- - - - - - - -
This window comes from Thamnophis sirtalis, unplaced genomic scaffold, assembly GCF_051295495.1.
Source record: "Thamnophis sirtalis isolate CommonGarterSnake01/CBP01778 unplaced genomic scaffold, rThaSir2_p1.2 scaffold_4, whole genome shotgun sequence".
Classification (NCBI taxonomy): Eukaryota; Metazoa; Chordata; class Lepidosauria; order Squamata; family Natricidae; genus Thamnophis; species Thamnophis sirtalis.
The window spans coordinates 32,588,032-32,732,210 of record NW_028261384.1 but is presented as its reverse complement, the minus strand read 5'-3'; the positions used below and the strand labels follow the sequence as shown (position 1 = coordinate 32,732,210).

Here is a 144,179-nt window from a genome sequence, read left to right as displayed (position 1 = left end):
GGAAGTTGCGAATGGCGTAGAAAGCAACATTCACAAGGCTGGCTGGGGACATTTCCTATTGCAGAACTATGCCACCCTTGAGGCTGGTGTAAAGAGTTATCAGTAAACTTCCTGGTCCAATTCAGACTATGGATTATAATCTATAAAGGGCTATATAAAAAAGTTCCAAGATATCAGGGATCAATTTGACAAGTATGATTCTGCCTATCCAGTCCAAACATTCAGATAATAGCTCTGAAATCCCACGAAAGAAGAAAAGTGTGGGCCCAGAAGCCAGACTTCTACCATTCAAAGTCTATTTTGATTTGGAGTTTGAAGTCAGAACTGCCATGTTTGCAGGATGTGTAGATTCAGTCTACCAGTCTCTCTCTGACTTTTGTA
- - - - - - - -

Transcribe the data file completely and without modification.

This window comes from Thamnophis sirtalis, unplaced genomic scaffold, assembly GCF_051295495.1.
Source record: "Thamnophis sirtalis isolate CommonGarterSnake01/CBP01778 unplaced genomic scaffold, rThaSir2_p1.2 scaffold_4, whole genome shotgun sequence".
Classification (NCBI taxonomy): Eukaryota; Metazoa; Chordata; class Lepidosauria; order Squamata; family Natricidae; genus Thamnophis; species Thamnophis sirtalis.
The window spans coordinates 32,588,032-32,732,210 of record NW_028261384.1 but is presented as its reverse complement, the minus strand read 5'-3'; the positions used below and the strand labels follow the sequence as shown (position 1 = coordinate 32,732,210).

Here is a 144,179-nt window from a genome sequence, read left to right as displayed (position 1 = left end):
GGAAGTTGCGAATGGCGTAGAAAGCAACATTCACAAGGCTGGCTGGGGACATTTCCTATTGCAGAACTATGCCACCCTTGAGGCTGGTGTAAAGAGTTATCAGTAAACTTCCTGGTCCAATTCAGACTATGGATTATAATCTATAAAGGGCTATATAAAAAAGTTCCAAGATATCAGGGATCAATTTGACAAGTATGATTCTGCCTATCCAGTCCAAACATTCAGATAATAGCTCTGAAATCCCACGAAAGAAGAAAAGTGTGGGCCCAGAAGCCAGACTTCTACCATTCAAAGTCTATTTTGATTTGGAGTTTGAAGTCAGAACTGCCATGTTTGCAGGATGTGTAGATTCAGTCTACCAGTCTCTCTCTGACTTTTGTA